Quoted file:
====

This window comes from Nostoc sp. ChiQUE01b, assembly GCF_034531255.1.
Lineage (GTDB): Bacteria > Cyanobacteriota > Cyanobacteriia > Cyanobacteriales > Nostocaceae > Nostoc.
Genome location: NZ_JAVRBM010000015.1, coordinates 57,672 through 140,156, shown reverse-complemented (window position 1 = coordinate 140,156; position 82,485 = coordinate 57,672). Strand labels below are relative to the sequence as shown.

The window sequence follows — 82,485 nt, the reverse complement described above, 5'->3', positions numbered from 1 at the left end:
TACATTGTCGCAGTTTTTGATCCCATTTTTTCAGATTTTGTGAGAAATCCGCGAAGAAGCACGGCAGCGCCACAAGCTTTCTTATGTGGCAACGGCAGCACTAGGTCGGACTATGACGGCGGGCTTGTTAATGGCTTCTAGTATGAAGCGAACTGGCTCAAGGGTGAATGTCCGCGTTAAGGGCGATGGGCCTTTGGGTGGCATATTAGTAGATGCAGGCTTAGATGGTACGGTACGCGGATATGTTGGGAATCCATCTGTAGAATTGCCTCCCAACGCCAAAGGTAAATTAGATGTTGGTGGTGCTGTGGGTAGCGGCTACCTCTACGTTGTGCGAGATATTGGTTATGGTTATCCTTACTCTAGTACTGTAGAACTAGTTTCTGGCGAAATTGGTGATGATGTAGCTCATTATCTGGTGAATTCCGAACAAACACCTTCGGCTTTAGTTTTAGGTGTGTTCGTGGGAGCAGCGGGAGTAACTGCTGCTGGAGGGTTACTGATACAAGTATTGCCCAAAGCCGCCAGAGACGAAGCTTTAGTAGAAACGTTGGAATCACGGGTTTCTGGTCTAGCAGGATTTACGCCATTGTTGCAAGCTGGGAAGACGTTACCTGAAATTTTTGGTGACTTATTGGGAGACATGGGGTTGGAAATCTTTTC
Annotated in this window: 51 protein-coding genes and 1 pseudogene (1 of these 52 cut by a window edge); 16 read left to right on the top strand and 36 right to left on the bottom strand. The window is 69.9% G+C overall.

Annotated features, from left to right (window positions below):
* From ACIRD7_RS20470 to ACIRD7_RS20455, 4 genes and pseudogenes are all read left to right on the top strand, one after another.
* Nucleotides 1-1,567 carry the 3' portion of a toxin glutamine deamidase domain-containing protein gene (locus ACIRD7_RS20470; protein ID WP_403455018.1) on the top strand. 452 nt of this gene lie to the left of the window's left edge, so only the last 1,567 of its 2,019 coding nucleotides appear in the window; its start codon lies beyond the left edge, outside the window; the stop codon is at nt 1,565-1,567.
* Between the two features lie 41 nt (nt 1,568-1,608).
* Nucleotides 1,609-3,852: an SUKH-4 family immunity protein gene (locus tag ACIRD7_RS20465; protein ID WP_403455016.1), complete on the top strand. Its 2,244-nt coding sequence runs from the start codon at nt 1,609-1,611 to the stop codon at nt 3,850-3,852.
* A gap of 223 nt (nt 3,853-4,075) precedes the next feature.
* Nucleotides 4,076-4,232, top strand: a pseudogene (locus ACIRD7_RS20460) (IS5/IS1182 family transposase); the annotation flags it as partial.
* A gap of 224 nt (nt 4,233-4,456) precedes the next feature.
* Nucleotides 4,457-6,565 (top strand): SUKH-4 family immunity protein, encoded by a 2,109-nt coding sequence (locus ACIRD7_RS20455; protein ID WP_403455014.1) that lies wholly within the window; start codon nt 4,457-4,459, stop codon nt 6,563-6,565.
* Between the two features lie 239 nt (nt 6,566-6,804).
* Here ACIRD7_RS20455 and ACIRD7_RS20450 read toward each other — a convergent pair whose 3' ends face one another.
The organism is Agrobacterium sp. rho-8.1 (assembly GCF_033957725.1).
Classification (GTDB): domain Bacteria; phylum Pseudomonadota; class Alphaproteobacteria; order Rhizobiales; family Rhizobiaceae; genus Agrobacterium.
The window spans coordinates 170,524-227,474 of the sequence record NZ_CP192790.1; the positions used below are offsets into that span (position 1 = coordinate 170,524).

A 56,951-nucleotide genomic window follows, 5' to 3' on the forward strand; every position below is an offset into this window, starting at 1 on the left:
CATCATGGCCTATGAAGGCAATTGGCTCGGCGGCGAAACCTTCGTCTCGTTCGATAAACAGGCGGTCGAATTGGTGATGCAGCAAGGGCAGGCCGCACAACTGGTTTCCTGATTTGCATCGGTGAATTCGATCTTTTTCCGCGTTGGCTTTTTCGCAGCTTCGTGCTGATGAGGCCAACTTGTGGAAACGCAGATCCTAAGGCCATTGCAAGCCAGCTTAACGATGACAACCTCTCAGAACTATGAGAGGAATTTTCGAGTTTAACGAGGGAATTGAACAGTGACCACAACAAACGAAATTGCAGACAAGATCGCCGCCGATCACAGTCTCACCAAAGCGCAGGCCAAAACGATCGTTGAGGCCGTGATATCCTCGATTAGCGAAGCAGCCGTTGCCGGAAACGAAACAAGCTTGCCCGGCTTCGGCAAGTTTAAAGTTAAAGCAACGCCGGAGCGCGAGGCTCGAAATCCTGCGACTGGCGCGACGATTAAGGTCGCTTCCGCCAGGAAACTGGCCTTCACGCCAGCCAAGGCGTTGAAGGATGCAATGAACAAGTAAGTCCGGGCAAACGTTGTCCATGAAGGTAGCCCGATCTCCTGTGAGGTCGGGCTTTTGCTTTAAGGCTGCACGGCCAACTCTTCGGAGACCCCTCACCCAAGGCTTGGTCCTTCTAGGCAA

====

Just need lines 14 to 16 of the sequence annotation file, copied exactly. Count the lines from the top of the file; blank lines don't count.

* A gap of 224 nt (nt 4,233-4,456) precedes the next feature.
* Nucleotides 4,457-6,565 (top strand): SUKH-4 family immunity protein, encoded by a 2,109-nt coding sequence (locus ACIRD7_RS20455; protein ID WP_403455014.1) that lies wholly within the window; start codon nt 4,457-4,459, stop codon nt 6,563-6,565.
* Between the two features lie 239 nt (nt 6,566-6,804).